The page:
Yesterday Jim Grant gave an interview to Bloomberg's Pimm Fox, which was as usual informative and entertaining, and thus must see. Yet the section which is most relevant for our post-capitalist society (one is unsure what defines it best: communism? socialism? fasism? farcism? idiocy?) is Grant's discussion of H. Parker Willis, one of the founders of the Federal Reserve in 1913, who in a book written two decades later laments the very existence of the Fed. As Grant says: "Willis was present at the creation of the Fed, he was one of the draftsmen of the Federal Reserve Act of 1913. Willis was also the first secretary of the Federal Reserve Board - he knows this institution. He wrote a book in 1936, which was a lamentation about the low estate of Central Banking in America, the Fed had lost its way in 1936. It had opened its doors in 1914 and by 1936 it had eaten the forbidden fruit, it was in the business of guiding the economy, of managing the economy, of manipulating this aggregate and that, and Willis said: "For Pete's sake. You can't know that - the GDP data are not reliable enough for you to do what you think you are doing." It's a wonderful tract against the tendency of the Fed to do what it has so lethally done to this economy in my opinion, which is to steer us, in the interest of raising the GDP it presses interest rates to zero, pouring out immense volumes of econometric studies in support of this dubious enterprise. Hey Fed: just attend to the dollar, that's it, no inflation, just do one thing! You've heard of mission creep, these guys are the mission creeps par excellence."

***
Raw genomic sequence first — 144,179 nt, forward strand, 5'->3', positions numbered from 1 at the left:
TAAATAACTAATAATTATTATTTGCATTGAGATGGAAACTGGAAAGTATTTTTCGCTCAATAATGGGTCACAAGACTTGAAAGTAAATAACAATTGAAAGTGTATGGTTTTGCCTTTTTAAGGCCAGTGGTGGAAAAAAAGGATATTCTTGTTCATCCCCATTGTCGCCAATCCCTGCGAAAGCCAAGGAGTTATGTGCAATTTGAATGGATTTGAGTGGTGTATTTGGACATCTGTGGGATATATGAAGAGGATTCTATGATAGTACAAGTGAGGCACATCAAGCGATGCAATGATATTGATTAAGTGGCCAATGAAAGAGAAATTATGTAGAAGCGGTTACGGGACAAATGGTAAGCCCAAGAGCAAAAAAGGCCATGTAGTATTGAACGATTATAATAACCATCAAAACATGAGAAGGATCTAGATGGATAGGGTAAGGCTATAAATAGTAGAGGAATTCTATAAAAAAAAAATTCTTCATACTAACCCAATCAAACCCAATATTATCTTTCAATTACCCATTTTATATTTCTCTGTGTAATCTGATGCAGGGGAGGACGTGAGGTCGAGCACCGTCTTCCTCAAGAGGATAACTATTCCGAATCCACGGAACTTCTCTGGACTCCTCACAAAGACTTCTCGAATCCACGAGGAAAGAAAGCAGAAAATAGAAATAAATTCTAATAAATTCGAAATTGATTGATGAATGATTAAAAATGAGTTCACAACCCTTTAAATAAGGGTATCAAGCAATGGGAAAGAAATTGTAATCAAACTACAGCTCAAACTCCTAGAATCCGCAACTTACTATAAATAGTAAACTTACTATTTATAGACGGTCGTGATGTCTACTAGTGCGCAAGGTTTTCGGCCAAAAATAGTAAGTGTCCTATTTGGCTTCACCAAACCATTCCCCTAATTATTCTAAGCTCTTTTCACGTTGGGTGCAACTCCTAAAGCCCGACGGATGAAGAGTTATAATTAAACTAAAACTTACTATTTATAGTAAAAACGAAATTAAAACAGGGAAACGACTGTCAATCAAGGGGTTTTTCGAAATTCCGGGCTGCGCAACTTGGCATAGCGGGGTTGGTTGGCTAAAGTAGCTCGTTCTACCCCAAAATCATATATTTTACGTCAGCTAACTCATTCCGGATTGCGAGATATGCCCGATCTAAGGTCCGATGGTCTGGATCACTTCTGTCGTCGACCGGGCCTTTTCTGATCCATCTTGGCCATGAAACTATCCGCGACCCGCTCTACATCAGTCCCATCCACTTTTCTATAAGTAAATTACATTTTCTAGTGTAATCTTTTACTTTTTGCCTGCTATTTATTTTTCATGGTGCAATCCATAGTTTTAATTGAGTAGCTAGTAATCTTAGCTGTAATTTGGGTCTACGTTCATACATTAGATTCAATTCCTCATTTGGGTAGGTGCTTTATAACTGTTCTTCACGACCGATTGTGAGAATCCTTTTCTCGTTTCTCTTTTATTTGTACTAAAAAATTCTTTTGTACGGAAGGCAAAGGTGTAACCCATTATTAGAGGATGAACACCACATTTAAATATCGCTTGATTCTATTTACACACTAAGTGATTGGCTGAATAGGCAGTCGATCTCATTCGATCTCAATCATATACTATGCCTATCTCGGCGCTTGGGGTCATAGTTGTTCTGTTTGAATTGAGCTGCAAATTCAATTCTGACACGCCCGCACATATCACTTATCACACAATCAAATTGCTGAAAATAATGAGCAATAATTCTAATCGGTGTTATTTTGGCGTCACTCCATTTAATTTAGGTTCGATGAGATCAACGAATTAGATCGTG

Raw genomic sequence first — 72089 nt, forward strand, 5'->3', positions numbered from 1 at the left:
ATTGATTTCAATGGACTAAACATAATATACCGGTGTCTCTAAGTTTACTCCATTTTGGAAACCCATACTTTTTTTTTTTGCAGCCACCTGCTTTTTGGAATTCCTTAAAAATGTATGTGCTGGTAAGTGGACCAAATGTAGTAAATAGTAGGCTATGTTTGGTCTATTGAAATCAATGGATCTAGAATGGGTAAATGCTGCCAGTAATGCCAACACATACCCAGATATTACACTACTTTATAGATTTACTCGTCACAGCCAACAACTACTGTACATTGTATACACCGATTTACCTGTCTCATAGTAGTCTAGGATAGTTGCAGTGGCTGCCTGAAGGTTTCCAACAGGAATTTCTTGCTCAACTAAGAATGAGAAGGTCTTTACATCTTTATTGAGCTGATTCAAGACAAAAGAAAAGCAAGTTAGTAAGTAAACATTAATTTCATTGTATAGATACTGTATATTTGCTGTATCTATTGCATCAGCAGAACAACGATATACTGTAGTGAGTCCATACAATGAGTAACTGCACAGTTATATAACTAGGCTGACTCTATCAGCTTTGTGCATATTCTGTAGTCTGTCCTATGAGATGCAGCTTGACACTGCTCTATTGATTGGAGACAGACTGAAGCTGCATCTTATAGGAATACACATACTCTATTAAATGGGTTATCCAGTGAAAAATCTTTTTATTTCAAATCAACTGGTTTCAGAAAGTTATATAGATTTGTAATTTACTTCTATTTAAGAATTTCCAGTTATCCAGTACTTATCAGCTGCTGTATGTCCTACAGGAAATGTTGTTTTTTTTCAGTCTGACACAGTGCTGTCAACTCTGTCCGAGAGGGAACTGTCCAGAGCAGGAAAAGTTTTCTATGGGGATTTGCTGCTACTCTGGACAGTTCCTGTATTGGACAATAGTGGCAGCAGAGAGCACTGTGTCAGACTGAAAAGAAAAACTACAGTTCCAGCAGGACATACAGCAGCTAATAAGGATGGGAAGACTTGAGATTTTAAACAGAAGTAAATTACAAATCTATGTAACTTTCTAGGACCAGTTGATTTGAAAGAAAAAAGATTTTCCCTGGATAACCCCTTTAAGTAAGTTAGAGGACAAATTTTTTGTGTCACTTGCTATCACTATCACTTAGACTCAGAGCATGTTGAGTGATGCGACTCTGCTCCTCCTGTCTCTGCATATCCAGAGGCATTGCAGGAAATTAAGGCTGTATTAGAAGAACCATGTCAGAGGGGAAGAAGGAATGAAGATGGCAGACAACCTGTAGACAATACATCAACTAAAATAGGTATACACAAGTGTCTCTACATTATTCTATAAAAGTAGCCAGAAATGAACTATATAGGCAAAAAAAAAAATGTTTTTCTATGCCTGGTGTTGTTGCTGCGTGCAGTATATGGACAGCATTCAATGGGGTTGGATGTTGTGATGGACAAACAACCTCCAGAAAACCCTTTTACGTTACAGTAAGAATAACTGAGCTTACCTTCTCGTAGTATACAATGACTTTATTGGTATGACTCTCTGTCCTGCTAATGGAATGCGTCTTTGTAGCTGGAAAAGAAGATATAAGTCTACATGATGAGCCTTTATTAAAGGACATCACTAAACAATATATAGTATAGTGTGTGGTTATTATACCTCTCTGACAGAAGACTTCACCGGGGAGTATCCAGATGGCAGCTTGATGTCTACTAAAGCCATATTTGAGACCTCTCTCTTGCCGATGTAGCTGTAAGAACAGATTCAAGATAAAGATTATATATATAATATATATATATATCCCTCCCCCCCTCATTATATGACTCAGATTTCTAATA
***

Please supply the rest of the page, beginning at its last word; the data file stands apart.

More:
When even cool, calm and collected pundits like Jim Grant fall into murderous paroxysm of blind rage when discussing the Fed, you know it is only a matter of time before the world's most destructive organization is eliminated. And yes, it won't go without lots of blood.